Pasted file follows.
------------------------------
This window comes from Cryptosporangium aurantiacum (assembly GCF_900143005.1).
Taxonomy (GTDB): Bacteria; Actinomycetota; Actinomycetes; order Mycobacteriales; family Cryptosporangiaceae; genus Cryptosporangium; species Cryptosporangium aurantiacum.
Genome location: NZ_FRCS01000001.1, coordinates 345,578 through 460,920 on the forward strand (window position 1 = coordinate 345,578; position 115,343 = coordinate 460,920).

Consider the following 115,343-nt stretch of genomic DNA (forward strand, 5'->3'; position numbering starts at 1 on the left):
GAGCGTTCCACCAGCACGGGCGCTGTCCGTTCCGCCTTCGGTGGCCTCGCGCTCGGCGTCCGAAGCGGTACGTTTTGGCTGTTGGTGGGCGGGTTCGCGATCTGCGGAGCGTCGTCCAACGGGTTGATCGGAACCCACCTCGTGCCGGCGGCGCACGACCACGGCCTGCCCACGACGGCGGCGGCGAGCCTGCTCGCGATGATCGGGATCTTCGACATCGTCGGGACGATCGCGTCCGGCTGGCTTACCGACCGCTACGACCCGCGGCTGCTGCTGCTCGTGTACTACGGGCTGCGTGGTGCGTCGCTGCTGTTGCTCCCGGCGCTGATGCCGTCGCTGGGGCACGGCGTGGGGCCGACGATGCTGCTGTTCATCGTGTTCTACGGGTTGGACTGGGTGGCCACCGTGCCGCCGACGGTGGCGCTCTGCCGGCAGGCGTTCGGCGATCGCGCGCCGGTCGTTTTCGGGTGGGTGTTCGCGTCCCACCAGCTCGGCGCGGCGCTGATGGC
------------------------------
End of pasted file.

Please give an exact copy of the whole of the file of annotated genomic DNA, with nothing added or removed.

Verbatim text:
This window comes from Cryptosporangium aurantiacum (assembly GCF_900143005.1).
Taxonomy (GTDB): Bacteria; Actinomycetota; Actinomycetes; order Mycobacteriales; family Cryptosporangiaceae; genus Cryptosporangium; species Cryptosporangium aurantiacum.
Genome location: NZ_FRCS01000001.1, coordinates 345,578 through 460,920 on the forward strand (window position 1 = coordinate 345,578; position 115,343 = coordinate 460,920).

Consider the following 115,343-nt stretch of genomic DNA (forward strand, 5'->3'; position numbering starts at 1 on the left):
GAGCGTTCCACCAGCACGGGCGCTGTCCGTTCCGCCTTCGGTGGCCTCGCGCTCGGCGTCCGAAGCGGTACGTTTTGGCTGTTGGTGGGCGGGTTCGCGATCTGCGGAGCGTCGTCCAACGGGTTGATCGGAACCCACCTCGTGCCGGCGGCGCACGACCACGGCCTGCCCACGACGGCGGCGGCGAGCCTGCTCGCGATGATCGGGATCTTCGACATCGTCGGGACGATCGCGTCCGGCTGGCTTACCGACCGCTACGACCCGCGGCTGCTGCTGCTCGTGTACTACGGGCTGCGTGGTGCGTCGCTGCTGTTGCTCCCGGCGCTGATGCCGTCGCTGGGGCACGGCGTGGGGCCGACGATGCTGCTGTTCATCGTGTTCTACGGGTTGGACTGGGTGGCCACCGTGCCGCCGACGGTGGCGCTCTGCCGGCAGGCGTTCGGCGATCGCGCGCCGGTCGTTTTCGGGTGGGTGTTCGCGTCCCACCAGCTCGGCGCGGCGCTGATGGC